BRITISH SCHOLARS AT PENN
Master’s in Law
Master’s in Business Administration
Master’s in Law
Master’s in Law
Master’s in Law
Master’s of Science in Education,
Learning Sciences and Technologies
Doctorate in English
Master’s in Business Administration
AMERICAN SCHOLARS IN THE U.K.
Master’s in Music Composition
Master’s in Arts
University College London
Master’s in Science
Department of Social Policy and Intervention
Master’s in Art
University of London
Master’s in Science
War and Psychiatry
King’s College London
Master’s in Science
Animal Behaviour and Welfare
Master’s in Arts
Conflict Transformation and Social Justice
Queen’s University Belfast
Master’s of Advanced Study in Materials Science
Sarah Knott is a historian, feminist and, most recently, author of “Mother Is a Verb: An Unconventional History,” which she describes as “an exploration of pregnancy, birth and the encounter with an infant.” The New York Times described it as “a joy to read, born of raw curiosity and intelligence, nurtured into the world to fill a gap in understanding.”
After a lengthy career as an international business lawyer and regulatory expert, Jay Clayton was named chairman of the U.S. Securities and Exchange Commission, and since May 2017 he has led the organization that oversees more than half of the world’s securities trading and capital-raising transactions. As chairman, Clayton has focused on modernizing SEC regulations to reflect the global market environment and on improving the investment opportunities for average Americans. He spent his Thouron year at King’s College, Cambridge, where a “wonderful” group of friends led him to “kiss the crown on the statue of Henry IV in the front court (once), fall into the Cam (multiple times) and study with more passion than ever before.” The experience also taught him “to see more opportunity than risk in saying yes to international work” and gave him “a love for the study of markets of all types.”
FRANCES STEAD SELLERS
When Donald Trump returned Frances Stead Sellers’s call, he didn’t reach her at the Washington Post’s high-tech newsroom on K Street — she was at her kitchen table, so that’s where she interviewed him about how his reality TV experience helped him run for the U.S. presidency. It was near the end of the tumultuous campaign of 2016, in which Frances’s job as a senior writer also had her interviewing skeptical Germans in Trump’s ancestral village and drinking moonshine from a jam-jar with Appalachian voters. This wasn’t the career path she expected when she got her master’s in linguistics at Penn (though her German came in handy at Kallstadt, as her French did when she interviewed heroic doctors after the Paris bombings). “Being a journalist means that I am paid to do what all Thouron scholars like doing most of all – talking to people about how their world works. It’s a license to trespass not only into other people’s lives but across topics — in my case, from the arts and sciences to politics. I get to work on what might, rather grandly, be called the search for truths.”
Doug Antczak took up polo during his Thouron years at Cambridge, and loved playing so much he almost dropped out of school. But he dislocated a hip in a fall, and while convalescing from the “lucky break” immersed himself in immunology research. The horse — that “magnificent animal” — has been the focus of a lifetime of authoritative research; today he is an academic veterinary scientist at Cornell University, member of the Equine Research Hall of Fame and 2010 winner of the International Distinguished Veterinary Immunologist Award. He bred Twilight, the mare chosen by the U.S. National Institutes of Health as the DNA donor of the Horse Genome Sequence. His most recent project has sent him to Qatar, to study the comparative genetics of the Arabian horse, the Arabian oryx and the dromedary camel.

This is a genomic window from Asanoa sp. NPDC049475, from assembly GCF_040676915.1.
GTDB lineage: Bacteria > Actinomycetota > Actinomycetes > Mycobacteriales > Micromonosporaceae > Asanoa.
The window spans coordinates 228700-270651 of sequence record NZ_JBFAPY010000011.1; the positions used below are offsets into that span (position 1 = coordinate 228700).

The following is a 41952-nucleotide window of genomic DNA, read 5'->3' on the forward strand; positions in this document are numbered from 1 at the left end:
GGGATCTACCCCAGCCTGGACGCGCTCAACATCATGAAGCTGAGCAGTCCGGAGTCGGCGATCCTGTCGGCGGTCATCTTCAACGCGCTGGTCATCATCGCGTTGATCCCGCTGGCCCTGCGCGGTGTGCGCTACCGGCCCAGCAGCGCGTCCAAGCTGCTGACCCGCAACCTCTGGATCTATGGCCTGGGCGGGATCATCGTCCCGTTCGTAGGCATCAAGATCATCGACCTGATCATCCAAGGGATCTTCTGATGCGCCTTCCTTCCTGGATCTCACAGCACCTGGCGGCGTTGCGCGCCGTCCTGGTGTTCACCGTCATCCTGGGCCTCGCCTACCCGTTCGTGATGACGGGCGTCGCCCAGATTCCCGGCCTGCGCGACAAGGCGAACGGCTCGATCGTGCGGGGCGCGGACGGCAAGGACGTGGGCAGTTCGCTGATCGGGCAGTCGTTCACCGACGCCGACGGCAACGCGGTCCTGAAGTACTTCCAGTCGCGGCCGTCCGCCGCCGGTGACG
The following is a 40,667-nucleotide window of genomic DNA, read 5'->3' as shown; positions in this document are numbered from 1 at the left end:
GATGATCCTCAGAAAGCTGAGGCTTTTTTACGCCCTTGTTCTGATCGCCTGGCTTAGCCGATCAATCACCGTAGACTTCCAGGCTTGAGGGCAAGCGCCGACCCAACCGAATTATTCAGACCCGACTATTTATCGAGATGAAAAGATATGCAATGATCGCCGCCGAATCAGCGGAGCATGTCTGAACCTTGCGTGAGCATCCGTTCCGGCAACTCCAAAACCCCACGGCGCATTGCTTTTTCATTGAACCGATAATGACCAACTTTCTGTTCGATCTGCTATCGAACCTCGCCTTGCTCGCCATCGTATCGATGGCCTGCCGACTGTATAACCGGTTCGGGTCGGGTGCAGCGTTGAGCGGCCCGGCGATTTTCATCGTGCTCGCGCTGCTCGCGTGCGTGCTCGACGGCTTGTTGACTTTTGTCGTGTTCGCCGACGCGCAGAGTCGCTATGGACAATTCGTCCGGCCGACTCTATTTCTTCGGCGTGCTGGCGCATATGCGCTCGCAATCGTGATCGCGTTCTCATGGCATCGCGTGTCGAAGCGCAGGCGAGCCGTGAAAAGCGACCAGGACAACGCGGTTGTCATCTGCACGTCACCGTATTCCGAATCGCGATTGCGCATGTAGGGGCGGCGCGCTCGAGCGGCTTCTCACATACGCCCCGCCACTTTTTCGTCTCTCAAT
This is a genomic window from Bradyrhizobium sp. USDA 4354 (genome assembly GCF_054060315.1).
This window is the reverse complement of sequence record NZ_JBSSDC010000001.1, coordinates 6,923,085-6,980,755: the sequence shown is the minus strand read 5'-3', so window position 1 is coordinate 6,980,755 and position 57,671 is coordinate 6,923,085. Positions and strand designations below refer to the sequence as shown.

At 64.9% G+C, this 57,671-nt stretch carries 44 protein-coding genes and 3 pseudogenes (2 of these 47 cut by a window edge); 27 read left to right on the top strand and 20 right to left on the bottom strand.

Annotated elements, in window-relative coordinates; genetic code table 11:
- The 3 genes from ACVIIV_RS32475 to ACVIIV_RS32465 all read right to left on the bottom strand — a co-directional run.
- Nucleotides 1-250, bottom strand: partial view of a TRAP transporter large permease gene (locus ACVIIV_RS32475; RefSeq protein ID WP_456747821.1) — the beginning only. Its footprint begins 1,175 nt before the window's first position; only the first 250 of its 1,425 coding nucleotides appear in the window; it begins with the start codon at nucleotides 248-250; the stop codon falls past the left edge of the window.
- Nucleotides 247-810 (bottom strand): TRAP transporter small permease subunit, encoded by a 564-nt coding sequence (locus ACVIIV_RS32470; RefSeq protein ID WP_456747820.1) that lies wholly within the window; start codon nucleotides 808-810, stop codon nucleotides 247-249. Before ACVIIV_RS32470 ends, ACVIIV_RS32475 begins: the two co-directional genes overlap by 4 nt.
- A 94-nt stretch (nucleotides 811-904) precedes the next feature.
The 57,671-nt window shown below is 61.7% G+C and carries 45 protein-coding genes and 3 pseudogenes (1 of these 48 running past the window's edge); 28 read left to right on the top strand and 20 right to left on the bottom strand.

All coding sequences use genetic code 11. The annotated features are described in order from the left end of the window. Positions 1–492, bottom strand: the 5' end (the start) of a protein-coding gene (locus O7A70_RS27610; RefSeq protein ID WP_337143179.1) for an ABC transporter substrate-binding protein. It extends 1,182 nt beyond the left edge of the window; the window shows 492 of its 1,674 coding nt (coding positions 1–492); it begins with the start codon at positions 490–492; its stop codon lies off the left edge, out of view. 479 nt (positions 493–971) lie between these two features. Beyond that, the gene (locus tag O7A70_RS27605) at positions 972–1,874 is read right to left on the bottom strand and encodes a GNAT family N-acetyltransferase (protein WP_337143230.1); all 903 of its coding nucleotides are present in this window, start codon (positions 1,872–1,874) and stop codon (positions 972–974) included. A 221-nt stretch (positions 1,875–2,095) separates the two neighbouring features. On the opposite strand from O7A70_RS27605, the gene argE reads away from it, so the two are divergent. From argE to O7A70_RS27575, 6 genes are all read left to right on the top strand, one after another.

Even before his first day of classes at Penn, Luke Butler joined the Philadelphia mayoral campaign of underdog reformer Michael Nutter. The public policy graduate student spent far more time at campaign headquarters than in the classroom – and once Nutter won, Butler was named special assistant to the mayor and then chief of staff to the deputy mayor. After a stint at social commerce platform Curalate, he came to Comcast NBCUniversal, where he helps lead the media giant’s LIFT program for tech startups at its soaring Philadelphia headquarters. “This city that I knew virtually nothing about and did not plan to live in has given me a career with a lifetime of experiences,” he says. “All of this is because of the Thouron Award.”
As senior vice president of digital sales and chief marketing officer of IBM, Michelle Peluso is directly responsible for billions of dollars in revenue and accountable for demand generation for the company. She’s also on the board of directors of Nike,Inc. Those are the latest entries in the astonishing resume this “digital exec” has acquired since leaving Oxford: CEO of Gilt, an online fashion shopping destination; founder of the online travel business Site 59; CEO of Travelocity; and global chief of marketing and digital officer for financial giant Citigroup’s consumer businesses. She also led Citi’s effort to bring the bike sharing system CitiBike to New York City. “The Thouron Award was a true gift – enabling me to understand the world in new ways, form lifelong friendships, experience the magic of Oxford, and strengthen my own views sbout what it means to be a citizen of the world,” she says. “All of this has made me a richer person and a better global businesswoman and leader.”
“The energy of London in the early ’80s was electric,” recalls artist and jewelry designer John Wind. It was during his Thouron year at the Slade School of Fine Arts that he discovered the treasures of Portobello Road, followed his passions for fashion and popular culture and began making jewelry. “By the time I graduated I was supporting myself at it, and my future was clear.” Today his Maximal Art creations are sold in hundreds of boutiques, museum stores, gift shops and online, and have been featured in Vogue, Oprah and other media. His work is in the permanent collections of the Victoria & Albert Museum, London; The Musée des Arts Décoratifs, Paris; and The Philadelphia Museum of Art.
Lorene Cary, an arts administrator and senior lecturer at Penn, is most widely known as a writer, whose works include the acclaimed memoir “Black Ice” and the novel “The Price of a Child.” “Before I left the States, I thought of myself, an African American woman, as a minority,” says Cary. “The Thouron year made me understand how wide – and how black and brown – the world is. It gave me confidence I could not have developed here in the U.S.” Her year at Sussex University not only put her in touch with English and African students, it gave her, for the first time, the open-ended opportunity “to read and write luxuriously.”